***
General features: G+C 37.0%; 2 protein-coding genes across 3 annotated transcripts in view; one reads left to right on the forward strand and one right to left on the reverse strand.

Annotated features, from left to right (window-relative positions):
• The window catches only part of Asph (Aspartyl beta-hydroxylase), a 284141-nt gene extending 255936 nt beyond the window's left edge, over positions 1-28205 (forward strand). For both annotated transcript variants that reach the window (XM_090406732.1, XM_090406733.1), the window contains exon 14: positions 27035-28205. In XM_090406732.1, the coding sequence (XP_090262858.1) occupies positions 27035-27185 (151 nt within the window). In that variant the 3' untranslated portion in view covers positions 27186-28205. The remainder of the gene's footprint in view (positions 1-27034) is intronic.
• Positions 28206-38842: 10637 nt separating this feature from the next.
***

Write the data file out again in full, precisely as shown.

General features: G+C 37.0%; 2 protein-coding genes across 3 annotated transcripts in view; one reads left to right on the forward strand and one right to left on the reverse strand.

Annotated features, from left to right (window-relative positions):
• The window catches only part of Asph (Aspartyl beta-hydroxylase), a 284141-nt gene extending 255936 nt beyond the window's left edge, over positions 1-28205 (forward strand). For both annotated transcript variants that reach the window (XM_090406732.1, XM_090406733.1), the window contains exon 14: positions 27035-28205. In XM_090406732.1, the coding sequence (XP_090262858.1) occupies positions 27035-27185 (151 nt within the window). In that variant the 3' untranslated portion in view covers positions 27186-28205. The remainder of the gene's footprint in view (positions 1-27034) is intronic.
• Positions 28206-38842: 10637 nt separating this feature from the next.